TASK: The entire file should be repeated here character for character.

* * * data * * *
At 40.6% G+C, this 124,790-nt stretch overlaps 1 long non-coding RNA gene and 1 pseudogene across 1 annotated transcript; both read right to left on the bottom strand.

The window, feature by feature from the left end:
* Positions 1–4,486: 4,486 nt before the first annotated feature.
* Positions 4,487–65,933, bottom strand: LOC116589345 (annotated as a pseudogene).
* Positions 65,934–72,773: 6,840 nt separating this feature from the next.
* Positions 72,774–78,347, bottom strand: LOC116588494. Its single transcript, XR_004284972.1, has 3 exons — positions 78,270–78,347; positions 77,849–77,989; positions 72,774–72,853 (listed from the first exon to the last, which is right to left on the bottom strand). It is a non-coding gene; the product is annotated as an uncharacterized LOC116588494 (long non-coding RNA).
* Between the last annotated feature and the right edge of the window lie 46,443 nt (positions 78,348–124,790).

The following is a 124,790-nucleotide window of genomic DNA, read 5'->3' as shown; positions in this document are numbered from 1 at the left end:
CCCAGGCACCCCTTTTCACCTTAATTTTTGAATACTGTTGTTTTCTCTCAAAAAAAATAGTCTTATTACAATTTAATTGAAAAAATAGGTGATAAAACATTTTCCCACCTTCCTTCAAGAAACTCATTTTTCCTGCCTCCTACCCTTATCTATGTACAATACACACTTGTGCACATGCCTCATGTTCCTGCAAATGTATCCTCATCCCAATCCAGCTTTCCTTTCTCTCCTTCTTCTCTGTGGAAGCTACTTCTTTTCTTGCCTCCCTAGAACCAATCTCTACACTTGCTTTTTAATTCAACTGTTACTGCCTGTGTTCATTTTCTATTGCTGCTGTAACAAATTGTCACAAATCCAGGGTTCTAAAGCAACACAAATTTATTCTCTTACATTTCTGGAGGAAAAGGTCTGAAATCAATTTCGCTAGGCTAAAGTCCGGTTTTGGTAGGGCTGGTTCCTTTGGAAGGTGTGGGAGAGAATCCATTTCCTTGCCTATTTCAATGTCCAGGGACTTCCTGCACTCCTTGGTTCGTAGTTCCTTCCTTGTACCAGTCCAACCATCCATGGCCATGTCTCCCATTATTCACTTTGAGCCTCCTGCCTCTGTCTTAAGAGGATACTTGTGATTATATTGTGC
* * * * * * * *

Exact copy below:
At 40.6% G+C, this 124,790-nt stretch overlaps 1 long non-coding RNA gene and 1 pseudogene across 1 annotated transcript; both read right to left on the bottom strand.

The window, feature by feature from the left end:
* Positions 1–4,486: 4,486 nt before the first annotated feature.
* Positions 4,487–65,933, bottom strand: LOC116589345 (annotated as a pseudogene).
* Positions 65,934–72,773: 6,840 nt separating this feature from the next.
* Positions 72,774–78,347, bottom strand: LOC116588494. Its single transcript, XR_004284972.1, has 3 exons — positions 78,270–78,347; positions 77,849–77,989; positions 72,774–72,853 (listed from the first exon to the last, which is right to left on the bottom strand). It is a non-coding gene; the product is annotated as an uncharacterized LOC116588494 (long non-coding RNA).
* Between the last annotated feature and the right edge of the window lie 46,443 nt (positions 78,348–124,790).

The following is a 124,790-nucleotide window of genomic DNA, read 5'->3' as shown; positions in this document are numbered from 1 at the left end:
CCCAGGCACCCCTTTTCACCTTAATTTTTGAATACTGTTGTTTTCTCTCAAAAAAAATAGTCTTATTACAATTTAATTGAAAAAATAGGTGATAAAACATTTTCCCACCTTCCTTCAAGAAACTCATTTTTCCTGCCTCCTACCCTTATCTATGTACAATACACACTTGTGCACATGCCTCATGTTCCTGCAAATGTATCCTCATCCCAATCCAGCTTTCCTTTCTCTCCTTCTTCTCTGTGGAAGCTACTTCTTTTCTTGCCTCCCTAGAACCAATCTCTACACTTGCTTTTTAATTCAACTGTTACTGCCTGTGTTCATTTTCTATTGCTGCTGTAACAAATTGTCACAAATCCAGGGTTCTAAAGCAACACAAATTTATTCTCTTACATTTCTGGAGGAAAAGGTCTGAAATCAATTTCGCTAGGCTAAAGTCCGGTTTTGGTAGGGCTGGTTCCTTTGGAAGGTGTGGGAGAGAATCCATTTCCTTGCCTATTTCAATGTCCAGGGACTTCCTGCACTCCTTGGTTCGTAGTTCCTTCCTTGTACCAGTCCAACCATCCATGGCCATGTCTCCCATTATTCACTTTGAGCCTCCTGCCTCTGTCTTAAGAGGATACTTGTGATTATATTGTGC